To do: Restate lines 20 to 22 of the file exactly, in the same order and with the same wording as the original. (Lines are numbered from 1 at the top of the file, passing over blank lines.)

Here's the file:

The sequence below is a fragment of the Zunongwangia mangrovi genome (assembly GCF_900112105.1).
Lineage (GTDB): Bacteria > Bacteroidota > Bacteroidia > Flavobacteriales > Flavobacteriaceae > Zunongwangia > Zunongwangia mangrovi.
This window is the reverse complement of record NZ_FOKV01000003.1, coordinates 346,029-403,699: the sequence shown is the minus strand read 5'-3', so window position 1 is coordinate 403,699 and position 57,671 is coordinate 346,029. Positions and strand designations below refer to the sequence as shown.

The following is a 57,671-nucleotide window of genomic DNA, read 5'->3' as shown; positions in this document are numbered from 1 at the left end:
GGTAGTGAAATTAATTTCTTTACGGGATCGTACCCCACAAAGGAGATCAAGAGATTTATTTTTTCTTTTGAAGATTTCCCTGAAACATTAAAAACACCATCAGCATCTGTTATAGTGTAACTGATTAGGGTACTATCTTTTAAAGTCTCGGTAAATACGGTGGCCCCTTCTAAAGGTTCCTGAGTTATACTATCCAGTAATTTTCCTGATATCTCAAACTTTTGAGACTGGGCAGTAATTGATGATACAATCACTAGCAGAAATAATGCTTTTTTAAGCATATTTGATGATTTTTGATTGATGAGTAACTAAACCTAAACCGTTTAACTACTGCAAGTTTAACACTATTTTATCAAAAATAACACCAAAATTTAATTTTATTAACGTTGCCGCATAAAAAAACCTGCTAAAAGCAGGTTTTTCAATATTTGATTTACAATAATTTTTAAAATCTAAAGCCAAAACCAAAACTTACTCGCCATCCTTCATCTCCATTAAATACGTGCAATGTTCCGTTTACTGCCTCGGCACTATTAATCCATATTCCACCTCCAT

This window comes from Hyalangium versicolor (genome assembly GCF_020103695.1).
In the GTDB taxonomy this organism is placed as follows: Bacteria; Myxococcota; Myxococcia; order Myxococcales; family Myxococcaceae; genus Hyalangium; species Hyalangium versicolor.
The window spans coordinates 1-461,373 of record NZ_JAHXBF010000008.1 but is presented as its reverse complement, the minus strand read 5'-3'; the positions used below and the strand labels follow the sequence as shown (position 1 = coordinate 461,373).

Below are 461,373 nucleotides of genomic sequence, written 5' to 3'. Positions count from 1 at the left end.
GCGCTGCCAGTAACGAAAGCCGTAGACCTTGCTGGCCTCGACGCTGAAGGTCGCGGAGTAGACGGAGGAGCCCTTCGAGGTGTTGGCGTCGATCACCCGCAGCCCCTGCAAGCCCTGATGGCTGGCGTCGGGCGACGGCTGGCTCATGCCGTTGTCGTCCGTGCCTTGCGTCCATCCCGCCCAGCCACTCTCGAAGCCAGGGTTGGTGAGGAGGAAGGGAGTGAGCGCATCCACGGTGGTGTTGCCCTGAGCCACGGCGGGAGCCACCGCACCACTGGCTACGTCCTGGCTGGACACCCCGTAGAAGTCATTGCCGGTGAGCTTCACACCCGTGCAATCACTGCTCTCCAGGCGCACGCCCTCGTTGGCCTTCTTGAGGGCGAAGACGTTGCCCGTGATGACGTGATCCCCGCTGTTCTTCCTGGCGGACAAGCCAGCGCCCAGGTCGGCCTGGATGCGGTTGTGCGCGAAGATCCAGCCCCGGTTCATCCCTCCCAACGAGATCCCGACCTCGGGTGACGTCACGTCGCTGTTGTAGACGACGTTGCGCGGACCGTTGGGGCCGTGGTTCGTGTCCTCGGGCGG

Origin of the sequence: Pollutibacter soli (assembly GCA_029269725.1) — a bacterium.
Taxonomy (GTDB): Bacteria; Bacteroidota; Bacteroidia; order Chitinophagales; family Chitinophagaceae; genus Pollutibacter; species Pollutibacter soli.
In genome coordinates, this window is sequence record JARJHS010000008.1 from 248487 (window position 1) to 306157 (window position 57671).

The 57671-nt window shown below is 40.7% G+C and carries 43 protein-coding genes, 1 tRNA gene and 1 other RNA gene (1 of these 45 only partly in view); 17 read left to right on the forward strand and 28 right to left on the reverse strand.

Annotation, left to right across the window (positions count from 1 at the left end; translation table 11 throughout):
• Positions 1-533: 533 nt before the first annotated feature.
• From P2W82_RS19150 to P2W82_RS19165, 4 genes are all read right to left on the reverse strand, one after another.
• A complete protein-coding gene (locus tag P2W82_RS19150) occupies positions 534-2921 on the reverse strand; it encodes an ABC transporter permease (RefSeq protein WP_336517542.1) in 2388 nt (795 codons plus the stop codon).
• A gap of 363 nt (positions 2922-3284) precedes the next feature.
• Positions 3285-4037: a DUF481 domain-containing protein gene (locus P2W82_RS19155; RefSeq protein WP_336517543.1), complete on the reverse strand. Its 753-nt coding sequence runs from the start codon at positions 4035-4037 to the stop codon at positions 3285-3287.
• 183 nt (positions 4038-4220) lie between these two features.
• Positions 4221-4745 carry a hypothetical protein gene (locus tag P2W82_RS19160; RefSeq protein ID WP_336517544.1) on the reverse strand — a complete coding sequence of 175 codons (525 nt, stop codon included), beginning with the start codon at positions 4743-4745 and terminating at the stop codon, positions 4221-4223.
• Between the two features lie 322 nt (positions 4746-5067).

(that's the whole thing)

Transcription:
• Positions 3285-4037: a DUF481 domain-containing protein gene (locus P2W82_RS19155; RefSeq protein WP_336517543.1), complete on the reverse strand. Its 753-nt coding sequence runs from the start codon at positions 4035-4037 to the stop codon at positions 3285-3287.
• 183 nt (positions 4038-4220) lie between these two features.
• Positions 4221-4745 carry a hypothetical protein gene (locus tag P2W82_RS19160; RefSeq protein ID WP_336517544.1) on the reverse strand — a complete coding sequence of 175 codons (525 nt, stop codon included), beginning with the start codon at positions 4743-4745 and terminating at the stop codon, positions 4221-4223.